Which takes us to another common trait of the chroniclers, namely their moralising propensity. Indeed, critics have pointed out the old historians’ talent for portraying rulers’ character and personality with surgical precision, cutting right through appearances to get to a defining core vice or flaw. For instance, prince Iliaş was like “a tree in full bloom on the outside, while a foetid lake on the inside”, in Ureche’s records, whereas Popescu makes a fine point of a Turkish pasha’s vanity, when he says the Ottoman had decided to retire back across the Danube with his army because there he had the right facilities “to prim up and dress up again” after a battle. The chroniclers’ “moral scrutiny”, as the critics call it, may well spell out, occasionally, as a tremendous taste for sarcasm and gossip: such and such Moldavian prince, the Wallachian historian remarks, was reportedly assassinated by his wife – “a fine lady indeed, the Moldavian biddy, to have her husband killed”!... [3] In fact, so well phrased are some of the chroniclers’ more memorable descriptions, that contemporary Romanians still use them ironically to refer, for example, to someone easily annoyed (“degrabă vărsătoriu de sânge”, literally “immediately quick to spill blood”), or someone who’s short and/or insignificant but keen on appearing smart and powerful (“mic de stat, mare la sfat”, literally “short of height, but of great counsel”).

Of the three prevailing notions (the unifying Latinity of the Romanians scattered in three different provinces,

the alliance with other Christian nations against the Muslim Ottomans, and the moralising approach to historical characters and events, tinted with sarcasm or not), humanists in Transylvania picked up on the notion of Latinity as defining of “Romanianness”. The so-called “Transylvanian School” of the 18th century drew substantially on (Western) Enlightenment tenets to support the preservation and promotion of Romanianness among Transylvanian Romanians who were in a politically hostile situation, with their rights severely curtailed as subjects of the Habsburg Empire. The five main scholars who constituted the School were Samuil Micu Klein (1745-1806), Gheorghe Şincai (1754-1816), Ion Budai Deleanu (1760-1820), Petru Maior (1761-1821) and Gheorghe Lazăr (1779-1823), whose ideas and work impacted not just Transylvanian Romanians, but also notions of progress and national identity in Wallachia and Moldavia.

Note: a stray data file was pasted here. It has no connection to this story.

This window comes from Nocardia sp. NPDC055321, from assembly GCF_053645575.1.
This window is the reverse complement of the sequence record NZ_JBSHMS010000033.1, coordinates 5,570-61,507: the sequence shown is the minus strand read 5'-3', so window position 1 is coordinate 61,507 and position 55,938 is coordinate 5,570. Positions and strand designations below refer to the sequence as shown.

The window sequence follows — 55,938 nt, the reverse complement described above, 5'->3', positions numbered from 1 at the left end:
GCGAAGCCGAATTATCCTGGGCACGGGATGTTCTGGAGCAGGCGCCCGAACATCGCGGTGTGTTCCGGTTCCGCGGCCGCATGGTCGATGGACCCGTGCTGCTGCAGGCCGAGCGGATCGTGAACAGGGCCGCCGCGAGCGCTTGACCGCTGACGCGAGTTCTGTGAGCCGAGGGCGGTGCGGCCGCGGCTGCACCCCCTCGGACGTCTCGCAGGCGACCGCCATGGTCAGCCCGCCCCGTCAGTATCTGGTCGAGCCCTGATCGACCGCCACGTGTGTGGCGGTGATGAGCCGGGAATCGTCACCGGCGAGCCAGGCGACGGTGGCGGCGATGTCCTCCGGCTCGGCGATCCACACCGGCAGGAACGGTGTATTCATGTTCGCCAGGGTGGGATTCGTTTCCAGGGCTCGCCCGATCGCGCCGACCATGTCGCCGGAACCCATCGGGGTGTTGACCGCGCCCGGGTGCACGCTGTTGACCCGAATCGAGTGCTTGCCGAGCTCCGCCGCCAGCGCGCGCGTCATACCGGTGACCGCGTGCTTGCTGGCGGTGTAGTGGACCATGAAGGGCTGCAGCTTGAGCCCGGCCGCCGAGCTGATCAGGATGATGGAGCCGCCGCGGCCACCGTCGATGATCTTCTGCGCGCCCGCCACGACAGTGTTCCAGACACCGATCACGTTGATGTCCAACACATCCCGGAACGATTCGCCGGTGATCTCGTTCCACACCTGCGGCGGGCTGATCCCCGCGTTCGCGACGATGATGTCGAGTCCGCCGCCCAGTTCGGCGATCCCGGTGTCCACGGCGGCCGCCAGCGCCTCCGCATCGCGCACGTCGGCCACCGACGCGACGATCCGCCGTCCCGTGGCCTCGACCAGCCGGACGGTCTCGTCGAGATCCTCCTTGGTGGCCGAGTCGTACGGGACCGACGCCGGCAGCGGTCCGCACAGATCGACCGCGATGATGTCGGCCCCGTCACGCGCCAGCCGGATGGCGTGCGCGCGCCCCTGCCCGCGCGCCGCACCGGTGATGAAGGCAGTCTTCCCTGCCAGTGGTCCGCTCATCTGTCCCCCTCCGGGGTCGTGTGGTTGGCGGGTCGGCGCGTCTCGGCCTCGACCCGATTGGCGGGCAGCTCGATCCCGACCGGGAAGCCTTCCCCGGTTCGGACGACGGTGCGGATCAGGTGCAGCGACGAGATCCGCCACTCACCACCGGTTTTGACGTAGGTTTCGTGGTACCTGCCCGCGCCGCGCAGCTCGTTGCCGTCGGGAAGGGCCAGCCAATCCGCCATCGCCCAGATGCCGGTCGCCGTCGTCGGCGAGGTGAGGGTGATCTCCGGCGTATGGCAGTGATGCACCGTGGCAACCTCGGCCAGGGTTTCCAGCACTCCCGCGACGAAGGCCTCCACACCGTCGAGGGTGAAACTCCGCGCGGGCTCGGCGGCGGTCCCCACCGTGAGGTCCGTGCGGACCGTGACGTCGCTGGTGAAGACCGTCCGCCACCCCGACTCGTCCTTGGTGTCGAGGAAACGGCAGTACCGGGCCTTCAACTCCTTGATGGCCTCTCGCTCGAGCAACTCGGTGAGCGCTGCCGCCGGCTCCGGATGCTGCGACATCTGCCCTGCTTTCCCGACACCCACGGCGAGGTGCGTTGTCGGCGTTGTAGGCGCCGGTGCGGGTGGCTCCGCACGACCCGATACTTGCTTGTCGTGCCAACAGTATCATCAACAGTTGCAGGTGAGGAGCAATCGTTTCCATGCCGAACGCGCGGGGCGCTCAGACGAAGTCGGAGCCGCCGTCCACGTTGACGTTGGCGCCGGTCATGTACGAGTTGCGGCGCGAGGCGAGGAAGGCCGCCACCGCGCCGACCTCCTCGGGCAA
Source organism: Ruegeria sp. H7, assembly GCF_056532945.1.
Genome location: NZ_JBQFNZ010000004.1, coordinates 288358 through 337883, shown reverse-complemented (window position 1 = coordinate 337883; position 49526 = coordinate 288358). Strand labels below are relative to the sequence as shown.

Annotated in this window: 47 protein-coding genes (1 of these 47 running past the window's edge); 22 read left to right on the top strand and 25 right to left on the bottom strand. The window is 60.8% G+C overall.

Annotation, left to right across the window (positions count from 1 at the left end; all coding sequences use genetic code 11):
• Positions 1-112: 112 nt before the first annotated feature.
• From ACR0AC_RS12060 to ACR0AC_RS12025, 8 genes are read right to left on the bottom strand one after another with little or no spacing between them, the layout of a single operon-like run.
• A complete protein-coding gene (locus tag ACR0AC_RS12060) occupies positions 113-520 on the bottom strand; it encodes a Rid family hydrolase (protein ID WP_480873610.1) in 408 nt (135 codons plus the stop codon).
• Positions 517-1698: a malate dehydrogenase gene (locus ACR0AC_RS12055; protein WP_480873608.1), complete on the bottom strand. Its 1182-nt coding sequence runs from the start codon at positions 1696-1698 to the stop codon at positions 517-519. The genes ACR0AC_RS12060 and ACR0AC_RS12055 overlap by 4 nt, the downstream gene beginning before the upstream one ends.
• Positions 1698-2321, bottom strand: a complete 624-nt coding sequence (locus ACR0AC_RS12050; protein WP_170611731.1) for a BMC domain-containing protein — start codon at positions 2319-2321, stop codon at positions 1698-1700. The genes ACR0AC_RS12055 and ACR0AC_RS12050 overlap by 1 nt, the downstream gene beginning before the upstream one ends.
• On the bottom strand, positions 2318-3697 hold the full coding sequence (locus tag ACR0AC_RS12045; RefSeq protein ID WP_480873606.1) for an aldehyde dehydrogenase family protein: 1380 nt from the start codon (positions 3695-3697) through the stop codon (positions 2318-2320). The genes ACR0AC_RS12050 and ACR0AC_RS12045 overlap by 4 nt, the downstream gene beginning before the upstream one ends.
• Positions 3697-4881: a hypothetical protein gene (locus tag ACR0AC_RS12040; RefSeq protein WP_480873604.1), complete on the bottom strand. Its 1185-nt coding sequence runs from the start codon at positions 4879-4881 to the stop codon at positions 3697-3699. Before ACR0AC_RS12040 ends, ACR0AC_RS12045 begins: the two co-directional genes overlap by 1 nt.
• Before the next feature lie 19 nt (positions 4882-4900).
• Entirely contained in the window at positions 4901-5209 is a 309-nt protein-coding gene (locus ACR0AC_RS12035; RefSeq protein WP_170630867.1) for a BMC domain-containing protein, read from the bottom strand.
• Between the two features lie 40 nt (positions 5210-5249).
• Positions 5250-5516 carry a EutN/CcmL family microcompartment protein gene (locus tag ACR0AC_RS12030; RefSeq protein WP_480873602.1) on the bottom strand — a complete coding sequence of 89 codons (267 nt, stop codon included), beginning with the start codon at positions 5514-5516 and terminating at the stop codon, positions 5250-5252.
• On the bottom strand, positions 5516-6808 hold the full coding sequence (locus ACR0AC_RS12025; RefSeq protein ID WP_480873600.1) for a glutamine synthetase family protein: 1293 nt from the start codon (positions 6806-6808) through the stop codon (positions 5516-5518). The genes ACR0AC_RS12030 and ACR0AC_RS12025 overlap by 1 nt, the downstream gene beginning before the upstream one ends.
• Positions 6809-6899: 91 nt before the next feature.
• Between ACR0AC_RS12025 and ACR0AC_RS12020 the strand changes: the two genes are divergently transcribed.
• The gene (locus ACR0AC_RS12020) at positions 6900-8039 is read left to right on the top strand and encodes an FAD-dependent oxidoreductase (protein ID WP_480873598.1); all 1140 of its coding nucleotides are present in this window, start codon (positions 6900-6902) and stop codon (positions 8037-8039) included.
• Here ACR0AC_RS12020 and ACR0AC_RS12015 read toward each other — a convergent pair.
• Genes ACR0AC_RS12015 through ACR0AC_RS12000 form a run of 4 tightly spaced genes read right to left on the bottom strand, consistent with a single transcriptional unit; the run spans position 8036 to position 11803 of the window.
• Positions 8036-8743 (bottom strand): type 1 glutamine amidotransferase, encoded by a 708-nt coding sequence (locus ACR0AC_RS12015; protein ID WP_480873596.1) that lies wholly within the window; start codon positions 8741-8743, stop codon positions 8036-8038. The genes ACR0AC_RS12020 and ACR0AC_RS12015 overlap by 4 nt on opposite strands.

A lot more politically active and engaged than the chroniclers, the Transylvanian scholars drafted a memorandum (1791-92) addressed to Emperor Leopold II in which they used solid philological arguments to “enhance the political and cultural prestige of Romanians in Western Europe” [4] and demand rights commensurate to those of the Hungarian nobles and the Saxon bourgeoisie in Transylvania. The strength of their language-based plea should not be underestimated: this is a clear case where a mother tongue with proven Latin origins was employed to win its speakers palpable civic rights, drawing on how prestigious Latin and other Romance languages were in the same historical period. So impactful was the School’s philological argument that, even if it failed to persuade Habsburg rulers, it did lead to the gradual introduction, in Wallachia and Moldavia too, of a Latin-based alphabet instead of the Romanian Cyrillic one used by the 17th-century chroniclers themselves; and it inspired, via scholar Gheorghe Lazăr, who had taken refuge in Wallachia, the introduction of schooling in the Romanian language, in a province where, up to that time, Greek had been the language of education and of the learned classes.

So while the revolutionary potential of the Transylvanian scholars’ work may not have secured the immediate political results it had been intended for, rechanneled into a cultural reform of sorts it obtained effects which were anything but negligible: writing in all the three provinces started being done in the Latin alphabet or a transition (Cyrillic to Latin) one, and education in Romanian started to become available to Romanians of virtually all social classes in Wallachia. With that, the way was half-paved for the subsequent revolutionary project which stormed much of Europe and the Romanian provinces: the French-inspired 1848 Revolution, whose overarching demand was that supranational entities such as the Habsburg Empire itself give way to sovereign national states.